The science behind warming and storms is a lot more complex than McKibben describes, and it’s worth noting that the average number of hurricanes making landfall on the U.S. has remained at around 1.69 since 1851, without much of a trend upwards or downwards. While it’s obviously true that whether or not a storm makes landfall on the U.S. in a given year is a matter of luck, you’d imagine that if climate change led to more frequent storms, the very real warming we’ve seen over the past century would eventually increase the average number of hurricanes hitting the country. That hasn’t happened yet.

Nor have we seen a clear upward trend in the amount of damage hurricanes have been causing. It’s true that damages from hurricanes has generally increased over the past century, even adjusting for inflation—and you can be sure that Irene will push that trend even higher. But that trend collapses once you normalize for the astounding population and economic growth the U.S.—and especially the East Coast—has experienced over the last 100 years, as this 2008 paper from Pielke Jr. et. al shows. Adjusted for those factors, and even Katrina pales against the great Miami storm of 1926, which would have cost $157 billion in 2005 dollars.

Does that mean we don’t need to worry the impact that climate change might have on major storms? Absolutely not. We suspect that as the ocean surface temperatures warm—as McKibben points out—there will be more fuel for tropical storms, while warming alone will increase the amount of precipitation in the atmosphere. (Warmer air can hold more moisture.) As John Carey wrote earlier this summer in Scientific American, climate change is increasing the odds for certain kinds of extreme weather:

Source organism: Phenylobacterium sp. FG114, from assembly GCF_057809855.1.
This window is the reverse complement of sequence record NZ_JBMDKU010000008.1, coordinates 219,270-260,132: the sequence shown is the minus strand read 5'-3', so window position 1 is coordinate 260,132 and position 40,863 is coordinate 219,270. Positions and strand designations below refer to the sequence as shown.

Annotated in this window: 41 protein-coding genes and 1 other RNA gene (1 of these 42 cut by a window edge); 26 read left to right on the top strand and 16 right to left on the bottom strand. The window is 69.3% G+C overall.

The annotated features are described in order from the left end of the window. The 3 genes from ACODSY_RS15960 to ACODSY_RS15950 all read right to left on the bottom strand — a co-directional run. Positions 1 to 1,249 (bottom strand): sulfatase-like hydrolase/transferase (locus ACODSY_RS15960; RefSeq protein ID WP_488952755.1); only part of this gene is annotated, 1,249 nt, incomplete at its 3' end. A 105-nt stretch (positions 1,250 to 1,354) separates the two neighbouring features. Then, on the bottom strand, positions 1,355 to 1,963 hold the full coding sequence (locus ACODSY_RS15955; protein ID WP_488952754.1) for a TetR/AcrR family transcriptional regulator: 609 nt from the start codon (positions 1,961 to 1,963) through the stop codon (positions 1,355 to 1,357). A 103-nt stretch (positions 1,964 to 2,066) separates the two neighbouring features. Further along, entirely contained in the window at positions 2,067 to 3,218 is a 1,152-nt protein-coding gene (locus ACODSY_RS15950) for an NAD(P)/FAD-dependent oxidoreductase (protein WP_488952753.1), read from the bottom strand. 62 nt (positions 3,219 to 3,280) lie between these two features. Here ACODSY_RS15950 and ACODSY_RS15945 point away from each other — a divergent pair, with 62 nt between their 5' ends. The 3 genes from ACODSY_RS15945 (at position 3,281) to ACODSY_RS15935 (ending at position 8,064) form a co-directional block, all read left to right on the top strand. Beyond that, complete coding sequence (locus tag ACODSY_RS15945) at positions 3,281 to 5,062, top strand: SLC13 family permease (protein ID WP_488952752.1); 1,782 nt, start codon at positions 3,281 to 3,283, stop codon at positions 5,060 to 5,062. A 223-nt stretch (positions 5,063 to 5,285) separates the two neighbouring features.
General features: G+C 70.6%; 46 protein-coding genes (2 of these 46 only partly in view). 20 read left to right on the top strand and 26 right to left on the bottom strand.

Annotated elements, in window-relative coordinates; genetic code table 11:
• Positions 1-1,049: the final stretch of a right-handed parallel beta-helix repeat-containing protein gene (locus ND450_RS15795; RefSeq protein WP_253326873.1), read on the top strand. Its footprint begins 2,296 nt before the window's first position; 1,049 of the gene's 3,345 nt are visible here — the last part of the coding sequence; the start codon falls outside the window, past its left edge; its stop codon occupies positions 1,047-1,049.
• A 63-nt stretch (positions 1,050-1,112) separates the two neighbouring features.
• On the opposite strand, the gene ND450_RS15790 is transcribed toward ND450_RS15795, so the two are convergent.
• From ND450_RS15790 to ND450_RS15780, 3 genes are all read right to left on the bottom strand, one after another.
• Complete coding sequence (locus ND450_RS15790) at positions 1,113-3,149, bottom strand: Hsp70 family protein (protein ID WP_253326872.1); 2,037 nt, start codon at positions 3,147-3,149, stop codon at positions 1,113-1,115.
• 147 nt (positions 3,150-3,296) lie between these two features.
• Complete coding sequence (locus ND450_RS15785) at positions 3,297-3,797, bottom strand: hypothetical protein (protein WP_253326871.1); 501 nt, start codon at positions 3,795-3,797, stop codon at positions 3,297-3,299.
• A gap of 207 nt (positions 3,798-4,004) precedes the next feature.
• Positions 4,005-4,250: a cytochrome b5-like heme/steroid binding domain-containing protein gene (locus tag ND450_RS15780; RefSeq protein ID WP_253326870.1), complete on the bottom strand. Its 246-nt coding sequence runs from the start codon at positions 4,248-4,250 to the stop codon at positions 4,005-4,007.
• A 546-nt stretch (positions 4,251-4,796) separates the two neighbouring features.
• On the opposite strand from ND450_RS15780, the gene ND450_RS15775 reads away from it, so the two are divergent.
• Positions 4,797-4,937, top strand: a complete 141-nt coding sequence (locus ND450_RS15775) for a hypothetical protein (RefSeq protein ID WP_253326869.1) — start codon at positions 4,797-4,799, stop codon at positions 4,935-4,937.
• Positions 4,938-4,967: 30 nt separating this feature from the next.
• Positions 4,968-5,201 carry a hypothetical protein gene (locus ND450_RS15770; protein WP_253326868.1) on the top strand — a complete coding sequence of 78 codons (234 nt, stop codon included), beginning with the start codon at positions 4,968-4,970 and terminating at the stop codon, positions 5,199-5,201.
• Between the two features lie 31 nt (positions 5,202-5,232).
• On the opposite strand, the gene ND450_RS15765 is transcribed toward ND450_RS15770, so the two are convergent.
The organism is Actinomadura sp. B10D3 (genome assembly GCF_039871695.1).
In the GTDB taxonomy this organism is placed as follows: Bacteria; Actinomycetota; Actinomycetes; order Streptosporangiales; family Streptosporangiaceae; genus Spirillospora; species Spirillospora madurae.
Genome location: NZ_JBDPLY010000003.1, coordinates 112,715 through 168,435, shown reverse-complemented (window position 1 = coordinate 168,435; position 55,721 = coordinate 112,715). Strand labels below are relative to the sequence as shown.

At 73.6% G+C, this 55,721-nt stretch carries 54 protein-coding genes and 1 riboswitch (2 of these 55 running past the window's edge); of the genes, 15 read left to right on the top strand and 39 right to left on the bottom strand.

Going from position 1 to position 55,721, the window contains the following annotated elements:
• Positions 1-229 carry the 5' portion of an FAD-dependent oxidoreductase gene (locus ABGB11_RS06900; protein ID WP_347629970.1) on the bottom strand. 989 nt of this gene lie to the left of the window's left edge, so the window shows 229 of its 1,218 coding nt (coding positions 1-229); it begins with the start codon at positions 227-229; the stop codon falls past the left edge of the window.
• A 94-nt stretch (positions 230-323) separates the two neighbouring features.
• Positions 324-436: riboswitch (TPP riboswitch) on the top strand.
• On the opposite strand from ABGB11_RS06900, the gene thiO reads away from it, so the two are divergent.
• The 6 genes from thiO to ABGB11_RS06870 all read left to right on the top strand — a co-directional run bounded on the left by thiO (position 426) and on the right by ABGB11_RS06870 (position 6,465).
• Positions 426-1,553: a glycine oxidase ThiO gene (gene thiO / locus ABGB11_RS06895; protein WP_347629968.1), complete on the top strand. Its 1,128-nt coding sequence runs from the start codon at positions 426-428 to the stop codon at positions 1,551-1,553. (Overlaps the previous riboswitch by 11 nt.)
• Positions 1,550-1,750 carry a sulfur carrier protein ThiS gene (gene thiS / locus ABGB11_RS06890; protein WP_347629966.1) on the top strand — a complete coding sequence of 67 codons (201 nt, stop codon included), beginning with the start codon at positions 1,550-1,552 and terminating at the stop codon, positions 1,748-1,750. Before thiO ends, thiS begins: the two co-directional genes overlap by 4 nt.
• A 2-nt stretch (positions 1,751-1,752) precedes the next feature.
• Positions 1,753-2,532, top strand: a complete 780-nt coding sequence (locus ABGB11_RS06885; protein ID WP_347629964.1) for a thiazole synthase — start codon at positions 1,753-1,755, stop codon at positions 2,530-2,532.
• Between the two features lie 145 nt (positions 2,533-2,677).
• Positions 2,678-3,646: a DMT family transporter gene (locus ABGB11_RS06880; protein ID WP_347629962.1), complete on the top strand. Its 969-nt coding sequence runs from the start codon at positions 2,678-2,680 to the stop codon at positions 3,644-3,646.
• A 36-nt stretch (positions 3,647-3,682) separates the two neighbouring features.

Scientists compare the normal variation in weather with rolls of the dice. Adding greenhouse gases to the atmosphere loads the dice, increasing odds of such extreme weather events. It’s not just that the weather dice are altered, however. As Steve Sherwood, co-director of the Climate Change Research Center at the University of New South Wales in Australia, puts it, “it is more like painting an extra spot on each face of one of the dice, so that it goes from 2 to 7 instead of 1 to 6. This increases the odds of rolling 11 or 12, but also makes it possible to roll 13.”